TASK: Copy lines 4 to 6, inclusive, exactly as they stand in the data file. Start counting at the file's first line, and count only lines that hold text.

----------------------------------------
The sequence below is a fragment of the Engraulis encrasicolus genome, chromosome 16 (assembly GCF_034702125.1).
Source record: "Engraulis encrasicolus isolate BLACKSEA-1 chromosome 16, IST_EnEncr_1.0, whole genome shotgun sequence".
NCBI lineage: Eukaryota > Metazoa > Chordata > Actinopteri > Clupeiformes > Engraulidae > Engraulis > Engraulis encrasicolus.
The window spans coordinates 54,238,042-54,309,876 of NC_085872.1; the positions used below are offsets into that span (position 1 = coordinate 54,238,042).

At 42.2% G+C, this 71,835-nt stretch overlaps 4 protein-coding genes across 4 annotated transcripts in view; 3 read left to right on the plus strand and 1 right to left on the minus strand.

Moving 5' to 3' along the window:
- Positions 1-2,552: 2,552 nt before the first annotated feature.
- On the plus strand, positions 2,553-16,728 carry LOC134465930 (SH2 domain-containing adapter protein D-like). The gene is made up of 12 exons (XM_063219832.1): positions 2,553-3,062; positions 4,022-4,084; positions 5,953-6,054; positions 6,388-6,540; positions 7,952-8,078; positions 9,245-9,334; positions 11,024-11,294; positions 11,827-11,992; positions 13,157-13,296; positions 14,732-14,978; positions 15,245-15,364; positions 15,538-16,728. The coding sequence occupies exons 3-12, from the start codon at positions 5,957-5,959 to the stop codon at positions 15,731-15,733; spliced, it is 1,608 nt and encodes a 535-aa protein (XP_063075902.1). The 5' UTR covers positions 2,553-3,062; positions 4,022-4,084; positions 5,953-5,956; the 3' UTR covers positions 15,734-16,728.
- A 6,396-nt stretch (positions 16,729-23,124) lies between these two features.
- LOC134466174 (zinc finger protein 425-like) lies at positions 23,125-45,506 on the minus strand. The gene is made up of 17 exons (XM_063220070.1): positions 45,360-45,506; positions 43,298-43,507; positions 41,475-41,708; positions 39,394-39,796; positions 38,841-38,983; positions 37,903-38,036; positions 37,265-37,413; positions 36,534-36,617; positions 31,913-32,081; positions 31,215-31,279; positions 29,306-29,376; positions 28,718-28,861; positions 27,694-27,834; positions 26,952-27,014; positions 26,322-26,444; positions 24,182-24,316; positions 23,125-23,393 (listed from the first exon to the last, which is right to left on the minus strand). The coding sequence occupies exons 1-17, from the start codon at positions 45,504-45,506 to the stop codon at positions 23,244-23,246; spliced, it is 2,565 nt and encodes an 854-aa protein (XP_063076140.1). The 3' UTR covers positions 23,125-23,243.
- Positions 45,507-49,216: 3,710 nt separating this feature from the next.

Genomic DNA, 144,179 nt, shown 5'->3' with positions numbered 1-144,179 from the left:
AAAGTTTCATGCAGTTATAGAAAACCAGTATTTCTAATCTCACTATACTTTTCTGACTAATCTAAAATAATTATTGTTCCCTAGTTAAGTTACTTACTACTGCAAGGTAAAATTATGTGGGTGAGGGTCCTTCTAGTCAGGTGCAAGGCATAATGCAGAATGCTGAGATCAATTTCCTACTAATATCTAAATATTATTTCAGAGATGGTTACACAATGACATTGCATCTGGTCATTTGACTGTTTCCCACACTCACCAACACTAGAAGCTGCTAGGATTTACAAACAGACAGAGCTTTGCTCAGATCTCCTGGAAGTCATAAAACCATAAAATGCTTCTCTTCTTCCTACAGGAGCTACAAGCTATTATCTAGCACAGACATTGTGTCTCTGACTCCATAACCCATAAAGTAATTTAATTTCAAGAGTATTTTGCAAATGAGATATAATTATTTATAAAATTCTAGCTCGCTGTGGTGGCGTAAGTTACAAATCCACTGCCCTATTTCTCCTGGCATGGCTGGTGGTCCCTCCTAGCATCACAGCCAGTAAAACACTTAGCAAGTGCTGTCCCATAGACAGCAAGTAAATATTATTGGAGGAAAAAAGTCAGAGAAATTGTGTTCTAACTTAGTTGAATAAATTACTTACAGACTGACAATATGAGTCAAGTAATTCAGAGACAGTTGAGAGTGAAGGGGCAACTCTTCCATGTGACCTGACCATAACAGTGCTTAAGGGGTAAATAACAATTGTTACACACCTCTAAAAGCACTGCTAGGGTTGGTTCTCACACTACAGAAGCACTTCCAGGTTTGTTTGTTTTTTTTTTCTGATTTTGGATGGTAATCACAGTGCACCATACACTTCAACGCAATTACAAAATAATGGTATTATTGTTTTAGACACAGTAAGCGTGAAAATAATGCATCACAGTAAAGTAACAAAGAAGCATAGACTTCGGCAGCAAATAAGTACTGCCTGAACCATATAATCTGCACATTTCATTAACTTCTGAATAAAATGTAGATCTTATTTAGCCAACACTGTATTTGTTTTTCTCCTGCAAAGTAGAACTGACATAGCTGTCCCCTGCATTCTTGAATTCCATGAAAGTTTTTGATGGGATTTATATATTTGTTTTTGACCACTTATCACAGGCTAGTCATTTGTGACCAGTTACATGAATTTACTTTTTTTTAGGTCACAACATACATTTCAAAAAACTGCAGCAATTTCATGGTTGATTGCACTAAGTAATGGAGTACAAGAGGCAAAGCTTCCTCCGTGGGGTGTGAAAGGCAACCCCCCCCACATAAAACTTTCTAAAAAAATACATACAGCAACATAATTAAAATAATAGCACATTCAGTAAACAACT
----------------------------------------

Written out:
The window spans coordinates 54,238,042-54,309,876 of NC_085872.1; the positions used below are offsets into that span (position 1 = coordinate 54,238,042).

At 42.2% G+C, this 71,835-nt stretch overlaps 4 protein-coding genes across 4 annotated transcripts in view; 3 read left to right on the plus strand and 1 right to left on the minus strand.

Moving 5' to 3' along the window: